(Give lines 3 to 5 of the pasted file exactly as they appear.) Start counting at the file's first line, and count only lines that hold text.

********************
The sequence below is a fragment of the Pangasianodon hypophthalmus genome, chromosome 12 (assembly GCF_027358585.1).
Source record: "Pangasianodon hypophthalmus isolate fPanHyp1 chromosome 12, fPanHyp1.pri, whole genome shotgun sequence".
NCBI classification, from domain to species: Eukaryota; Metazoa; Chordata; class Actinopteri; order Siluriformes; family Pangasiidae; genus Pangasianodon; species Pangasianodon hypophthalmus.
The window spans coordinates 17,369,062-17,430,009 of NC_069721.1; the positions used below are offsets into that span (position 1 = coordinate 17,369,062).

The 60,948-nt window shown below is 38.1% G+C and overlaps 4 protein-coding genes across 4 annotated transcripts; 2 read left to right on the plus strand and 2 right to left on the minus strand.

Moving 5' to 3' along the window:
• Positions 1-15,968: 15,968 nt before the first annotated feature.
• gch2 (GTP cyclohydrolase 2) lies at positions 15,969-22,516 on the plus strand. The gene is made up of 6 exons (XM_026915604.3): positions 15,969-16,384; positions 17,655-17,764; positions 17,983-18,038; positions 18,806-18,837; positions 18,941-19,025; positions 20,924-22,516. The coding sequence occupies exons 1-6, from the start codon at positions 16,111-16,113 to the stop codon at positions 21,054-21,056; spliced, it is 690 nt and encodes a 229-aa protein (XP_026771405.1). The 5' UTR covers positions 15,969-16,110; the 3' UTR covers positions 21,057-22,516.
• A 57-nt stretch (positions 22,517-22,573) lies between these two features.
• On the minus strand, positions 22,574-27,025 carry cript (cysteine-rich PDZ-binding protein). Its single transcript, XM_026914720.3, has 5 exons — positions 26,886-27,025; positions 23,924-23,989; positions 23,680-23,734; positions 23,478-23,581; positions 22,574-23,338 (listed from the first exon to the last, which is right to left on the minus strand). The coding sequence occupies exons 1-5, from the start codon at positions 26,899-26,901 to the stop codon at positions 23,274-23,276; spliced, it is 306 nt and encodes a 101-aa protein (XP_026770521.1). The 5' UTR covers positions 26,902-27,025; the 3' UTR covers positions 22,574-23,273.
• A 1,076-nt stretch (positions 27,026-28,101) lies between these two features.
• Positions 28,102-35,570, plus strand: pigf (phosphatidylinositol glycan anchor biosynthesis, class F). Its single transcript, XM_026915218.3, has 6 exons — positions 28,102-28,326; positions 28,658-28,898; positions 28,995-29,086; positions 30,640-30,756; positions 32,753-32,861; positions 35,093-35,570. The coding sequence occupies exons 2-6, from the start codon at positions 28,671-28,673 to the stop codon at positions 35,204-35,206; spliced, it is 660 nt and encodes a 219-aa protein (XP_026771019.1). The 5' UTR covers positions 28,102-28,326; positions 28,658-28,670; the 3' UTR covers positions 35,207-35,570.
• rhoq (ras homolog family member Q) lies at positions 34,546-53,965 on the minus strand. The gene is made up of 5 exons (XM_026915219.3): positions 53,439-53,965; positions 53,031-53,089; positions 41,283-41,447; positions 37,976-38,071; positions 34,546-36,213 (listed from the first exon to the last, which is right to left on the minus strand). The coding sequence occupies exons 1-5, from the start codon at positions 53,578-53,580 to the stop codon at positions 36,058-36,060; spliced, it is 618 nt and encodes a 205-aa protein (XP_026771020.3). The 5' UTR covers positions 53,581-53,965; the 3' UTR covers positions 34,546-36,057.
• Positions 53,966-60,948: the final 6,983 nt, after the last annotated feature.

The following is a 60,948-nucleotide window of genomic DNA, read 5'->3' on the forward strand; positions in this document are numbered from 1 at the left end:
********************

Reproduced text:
NCBI classification, from domain to species: Eukaryota; Metazoa; Chordata; class Actinopteri; order Siluriformes; family Pangasiidae; genus Pangasianodon; species Pangasianodon hypophthalmus.
The window spans coordinates 17,369,062-17,430,009 of NC_069721.1; the positions used below are offsets into that span (position 1 = coordinate 17,369,062).

The 60,948-nt window shown below is 38.1% G+C and overlaps 4 protein-coding genes across 4 annotated transcripts; 2 read left to right on the plus strand and 2 right to left on the minus strand.